As I’ve taken to online grocery shopping over the pandemic, I’ve always wondered why supermarkets didn’t offer simple ‘recipe’ features that might have automatically collected items for a homemade meal. It seemed a chance missed. But it’s missed no more. Lollipop AI, the new British online grocery marketplace, is launching its public beta today to try to do that, and it’s been created by a serial UK entrepreneur who was there at the beginning of successful UK startups Osper, Monzo, and Curve.
Founder and CEO Tom Foster-Carter has envisaged a platform allowing people to create meal plans from recipes, assembling the ingredients automatically into their shopping baskets, and suggesting remaining household essentials. He says the Lollipop could well help with health goals, improve culinary skills and minimize garbage. Built as a marketplace, it’ll be partnering with Sainsbury’s and BBC Good Food with more partners, and fulfillment is going to be completed by retail partners. The business model is going to be taking a little commission from retail partners, allowing selected advertising, e.g. from CPG brand owners.
The site is going to be liberal to use, while a premium tier is planned. the primary 10K beta testers to check in to the waitlist are going to be offered access to premium features “for life,” says the startup, which can offer prices at an equivalent rate as normal supermarkets. Foster-Carter, who had the thought after having a baby and realizing he was spending hours trying to use a traditional supermarket, says the approach will save several hours every week for the typical household. (We will briefly note the very fact that a person had to make a site like this after doing the weekly shop…). Lollipop claims 80% of households spend over an hour every week meal-planning and online grocery shopping.
The founding team includes former employees of Monzo, Farmdrop, Amazon, Sainsbury’s, and HelloFresh, like cofounders Chris Parsons and Ib Warnerbring. Although Foster-Carter is coy about what proportion he has raised for this approach, he says he has raised a pre-seed round backed by JamJar Investments, Speedinvest, and a “raft of grocery/technology big hitters” including Ian Marsh (former UK GM of HelloFresh) and former leadership and founders of online grocers within the U.K. and abroad plus ‘super angels’ Charles Songhurst and Ed Lando. In particular, the location is probably going to appeal to people looking to reduce, as meal planning would be simpler and should even have an impression on recipe-box startups.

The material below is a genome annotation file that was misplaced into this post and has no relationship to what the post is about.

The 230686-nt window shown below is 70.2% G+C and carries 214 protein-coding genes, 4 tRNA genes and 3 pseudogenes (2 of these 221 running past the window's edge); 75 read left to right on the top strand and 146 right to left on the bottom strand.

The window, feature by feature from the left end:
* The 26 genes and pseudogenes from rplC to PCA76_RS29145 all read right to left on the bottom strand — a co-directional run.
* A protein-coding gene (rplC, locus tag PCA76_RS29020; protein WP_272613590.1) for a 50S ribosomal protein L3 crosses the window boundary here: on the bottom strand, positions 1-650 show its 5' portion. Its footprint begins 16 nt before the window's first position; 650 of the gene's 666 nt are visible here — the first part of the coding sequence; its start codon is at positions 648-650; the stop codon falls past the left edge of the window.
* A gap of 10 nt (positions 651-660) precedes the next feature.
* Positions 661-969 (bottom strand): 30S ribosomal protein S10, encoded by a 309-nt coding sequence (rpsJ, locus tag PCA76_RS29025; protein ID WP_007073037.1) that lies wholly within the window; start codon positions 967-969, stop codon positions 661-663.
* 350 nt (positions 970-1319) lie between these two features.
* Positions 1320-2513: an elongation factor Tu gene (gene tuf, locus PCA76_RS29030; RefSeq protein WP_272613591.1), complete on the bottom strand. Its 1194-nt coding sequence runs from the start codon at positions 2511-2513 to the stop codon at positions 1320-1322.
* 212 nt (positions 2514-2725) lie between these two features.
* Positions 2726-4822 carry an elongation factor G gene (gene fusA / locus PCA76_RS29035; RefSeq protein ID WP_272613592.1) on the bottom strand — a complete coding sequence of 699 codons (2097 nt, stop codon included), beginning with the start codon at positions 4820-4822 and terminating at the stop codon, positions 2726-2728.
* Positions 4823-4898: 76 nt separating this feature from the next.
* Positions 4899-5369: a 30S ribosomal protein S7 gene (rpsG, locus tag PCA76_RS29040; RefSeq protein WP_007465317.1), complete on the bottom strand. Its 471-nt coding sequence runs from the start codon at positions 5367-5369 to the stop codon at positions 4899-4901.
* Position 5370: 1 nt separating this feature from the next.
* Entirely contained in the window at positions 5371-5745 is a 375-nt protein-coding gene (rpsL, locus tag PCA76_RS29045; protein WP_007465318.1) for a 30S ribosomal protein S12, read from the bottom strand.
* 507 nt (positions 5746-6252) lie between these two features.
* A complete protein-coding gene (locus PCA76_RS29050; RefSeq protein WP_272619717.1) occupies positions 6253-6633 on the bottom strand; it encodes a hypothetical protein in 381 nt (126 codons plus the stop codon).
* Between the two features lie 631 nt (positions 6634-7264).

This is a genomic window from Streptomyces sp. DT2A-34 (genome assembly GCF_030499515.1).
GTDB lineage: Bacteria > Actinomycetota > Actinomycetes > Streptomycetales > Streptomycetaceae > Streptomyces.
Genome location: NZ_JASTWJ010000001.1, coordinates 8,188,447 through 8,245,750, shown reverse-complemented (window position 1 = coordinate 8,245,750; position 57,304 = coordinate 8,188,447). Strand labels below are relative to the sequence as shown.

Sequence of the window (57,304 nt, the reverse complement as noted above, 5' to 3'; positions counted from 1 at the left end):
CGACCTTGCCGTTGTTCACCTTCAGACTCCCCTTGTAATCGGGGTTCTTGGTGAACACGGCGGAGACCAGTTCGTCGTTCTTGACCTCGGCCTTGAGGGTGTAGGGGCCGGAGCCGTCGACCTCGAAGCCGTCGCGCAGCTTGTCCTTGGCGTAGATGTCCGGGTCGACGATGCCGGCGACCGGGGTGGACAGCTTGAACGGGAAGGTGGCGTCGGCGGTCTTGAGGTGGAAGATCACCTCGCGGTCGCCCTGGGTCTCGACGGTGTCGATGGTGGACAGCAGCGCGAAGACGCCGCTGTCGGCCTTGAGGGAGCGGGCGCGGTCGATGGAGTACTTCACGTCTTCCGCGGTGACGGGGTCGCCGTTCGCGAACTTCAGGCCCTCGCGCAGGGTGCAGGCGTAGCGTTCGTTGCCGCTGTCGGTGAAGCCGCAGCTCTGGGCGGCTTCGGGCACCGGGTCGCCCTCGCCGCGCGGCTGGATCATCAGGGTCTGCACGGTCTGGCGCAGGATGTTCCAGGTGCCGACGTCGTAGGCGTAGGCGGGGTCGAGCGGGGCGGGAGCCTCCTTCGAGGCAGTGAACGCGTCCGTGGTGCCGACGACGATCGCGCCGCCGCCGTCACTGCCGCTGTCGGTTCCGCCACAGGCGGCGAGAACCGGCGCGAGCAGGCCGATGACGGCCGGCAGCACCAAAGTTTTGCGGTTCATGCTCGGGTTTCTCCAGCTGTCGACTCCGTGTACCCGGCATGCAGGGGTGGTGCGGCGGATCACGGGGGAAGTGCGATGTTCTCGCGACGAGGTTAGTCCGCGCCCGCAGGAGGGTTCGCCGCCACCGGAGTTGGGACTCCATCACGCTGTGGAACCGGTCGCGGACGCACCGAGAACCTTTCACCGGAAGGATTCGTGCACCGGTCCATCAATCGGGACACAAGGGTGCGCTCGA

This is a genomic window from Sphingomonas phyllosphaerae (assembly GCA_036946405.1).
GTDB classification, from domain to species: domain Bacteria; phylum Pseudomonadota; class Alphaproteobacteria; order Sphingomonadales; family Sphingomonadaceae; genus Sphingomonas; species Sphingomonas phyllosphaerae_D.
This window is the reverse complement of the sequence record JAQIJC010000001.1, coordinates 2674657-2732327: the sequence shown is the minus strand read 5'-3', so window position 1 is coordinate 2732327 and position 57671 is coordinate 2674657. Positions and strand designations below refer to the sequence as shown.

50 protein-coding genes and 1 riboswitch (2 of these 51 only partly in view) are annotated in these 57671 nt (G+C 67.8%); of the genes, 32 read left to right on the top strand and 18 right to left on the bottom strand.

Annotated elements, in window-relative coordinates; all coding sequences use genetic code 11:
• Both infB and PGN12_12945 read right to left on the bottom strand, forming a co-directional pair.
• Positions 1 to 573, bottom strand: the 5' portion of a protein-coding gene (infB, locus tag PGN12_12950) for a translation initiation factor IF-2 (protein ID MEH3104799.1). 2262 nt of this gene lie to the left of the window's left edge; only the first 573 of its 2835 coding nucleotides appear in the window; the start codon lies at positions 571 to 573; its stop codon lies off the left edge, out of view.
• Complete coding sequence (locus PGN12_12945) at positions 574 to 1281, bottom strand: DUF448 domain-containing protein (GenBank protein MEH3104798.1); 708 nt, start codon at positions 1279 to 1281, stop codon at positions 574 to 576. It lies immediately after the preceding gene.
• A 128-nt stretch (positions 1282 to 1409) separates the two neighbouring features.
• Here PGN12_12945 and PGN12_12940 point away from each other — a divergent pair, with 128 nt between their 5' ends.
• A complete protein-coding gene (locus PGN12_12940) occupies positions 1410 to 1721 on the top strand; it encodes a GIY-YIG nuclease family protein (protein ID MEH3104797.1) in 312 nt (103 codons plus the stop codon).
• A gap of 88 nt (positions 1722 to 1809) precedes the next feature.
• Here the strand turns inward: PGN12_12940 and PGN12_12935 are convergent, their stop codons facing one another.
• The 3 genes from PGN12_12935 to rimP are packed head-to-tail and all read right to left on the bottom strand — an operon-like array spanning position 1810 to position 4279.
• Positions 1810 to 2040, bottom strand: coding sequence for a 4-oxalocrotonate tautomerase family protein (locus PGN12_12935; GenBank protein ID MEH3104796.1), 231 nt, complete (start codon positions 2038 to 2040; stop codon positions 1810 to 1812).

Lollipop isn’t alone in its ambitions. Jupiter. co within the U.S. bills itself as “groceries on autopilot”; Jow is recipe-led shopping, as is Side Chef; while Booklist may be a meal-planner + cooking support, also within the U.S. Foster-Carter told me: “It’s a marketplace so we could partner with traditional supermarkets (Sainbury’s, Tescos, Waitrose, etc) + online retailers (Ocado, Amazon), direct to farm / organic (Riverford, Farmdrop), mission-led single component (Oddbox, Milk & More, etc); recipe boxes (Gousto, Hello Fresh, Mindful Chef, etc); and rapid delivery (Gorillas, Getir, Weezy, etc).
“This is simply the start… The plan is to be the only place you attend for all of your food needs – we’ll enable you to order your Deliveroo or restaurant kit (e.g. Dispatch) from us. Groceries are delivered by our partners, then when it’s time to cook you’ll be ready to use a cooking companion app (due out next month). within the future, you’ll be ready to improve your cooking skills through Lollipop.” Few players have nailed the power to shop for tons of things (50-100+) really fast, not even Amazon – this could be Lollipop’s USP if it can crack it.